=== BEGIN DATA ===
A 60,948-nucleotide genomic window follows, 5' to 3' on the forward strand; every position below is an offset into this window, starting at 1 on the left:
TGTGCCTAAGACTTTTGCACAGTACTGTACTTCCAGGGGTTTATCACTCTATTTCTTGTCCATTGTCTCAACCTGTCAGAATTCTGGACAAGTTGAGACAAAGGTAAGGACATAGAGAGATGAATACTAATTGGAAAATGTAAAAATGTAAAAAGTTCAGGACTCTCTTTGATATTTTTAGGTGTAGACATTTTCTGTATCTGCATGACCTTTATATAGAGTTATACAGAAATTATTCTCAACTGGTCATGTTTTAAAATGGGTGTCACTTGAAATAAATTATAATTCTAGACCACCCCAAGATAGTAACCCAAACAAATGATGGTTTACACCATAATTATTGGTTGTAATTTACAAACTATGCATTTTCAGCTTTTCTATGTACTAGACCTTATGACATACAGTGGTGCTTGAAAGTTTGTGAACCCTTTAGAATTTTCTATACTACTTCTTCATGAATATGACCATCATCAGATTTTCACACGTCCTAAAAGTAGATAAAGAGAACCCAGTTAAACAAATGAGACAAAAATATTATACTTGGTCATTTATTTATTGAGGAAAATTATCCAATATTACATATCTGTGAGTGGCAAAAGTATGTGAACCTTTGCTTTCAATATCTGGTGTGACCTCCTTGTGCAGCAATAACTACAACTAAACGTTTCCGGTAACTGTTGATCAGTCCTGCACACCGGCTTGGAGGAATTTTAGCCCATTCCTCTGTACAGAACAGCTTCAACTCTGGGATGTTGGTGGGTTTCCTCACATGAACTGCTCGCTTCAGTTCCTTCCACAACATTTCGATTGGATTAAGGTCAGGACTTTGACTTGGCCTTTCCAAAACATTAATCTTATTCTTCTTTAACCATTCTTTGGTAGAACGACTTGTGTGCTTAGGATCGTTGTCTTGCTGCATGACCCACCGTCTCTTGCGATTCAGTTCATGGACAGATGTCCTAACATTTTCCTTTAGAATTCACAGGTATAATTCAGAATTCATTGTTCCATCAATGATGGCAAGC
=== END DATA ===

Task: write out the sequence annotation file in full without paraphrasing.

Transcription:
A 60,948-nucleotide genomic window follows, 5' to 3' on the forward strand; every position below is an offset into this window, starting at 1 on the left:
TGTGCCTAAGACTTTTGCACAGTACTGTACTTCCAGGGGTTTATCACTCTATTTCTTGTCCATTGTCTCAACCTGTCAGAATTCTGGACAAGTTGAGACAAAGGTAAGGACATAGAGAGATGAATACTAATTGGAAAATGTAAAAATGTAAAAAGTTCAGGACTCTCTTTGATATTTTTAGGTGTAGACATTTTCTGTATCTGCATGACCTTTATATAGAGTTATACAGAAATTATTCTCAACTGGTCATGTTTTAAAATGGGTGTCACTTGAAATAAATTATAATTCTAGACCACCCCAAGATAGTAACCCAAACAAATGATGGTTTACACCATAATTATTGGTTGTAATTTACAAACTATGCATTTTCAGCTTTTCTATGTACTAGACCTTATGACATACAGTGGTGCTTGAAAGTTTGTGAACCCTTTAGAATTTTCTATACTACTTCTTCATGAATATGACCATCATCAGATTTTCACACGTCCTAAAAGTAGATAAAGAGAACCCAGTTAAACAAATGAGACAAAAATATTATACTTGGTCATTTATTTATTGAGGAAAATTATCCAATATTACATATCTGTGAGTGGCAAAAGTATGTGAACCTTTGCTTTCAATATCTGGTGTGACCTCCTTGTGCAGCAATAACTACAACTAAACGTTTCCGGTAACTGTTGATCAGTCCTGCACACCGGCTTGGAGGAATTTTAGCCCATTCCTCTGTACAGAACAGCTTCAACTCTGGGATGTTGGTGGGTTTCCTCACATGAACTGCTCGCTTCAGTTCCTTCCACAACATTTCGATTGGATTAAGGTCAGGACTTTGACTTGGCCTTTCCAAAACATTAATCTTATTCTTCTTTAACCATTCTTTGGTAGAACGACTTGTGTGCTTAGGATCGTTGTCTTGCTGCATGACCCACCGTCTCTTGCGATTCAGTTCATGGACAGATGTCCTAACATTTTCCTTTAGAATTCACAGGTATAATTCAGAATTCATTGTTCCATCAATGATGGCAAGC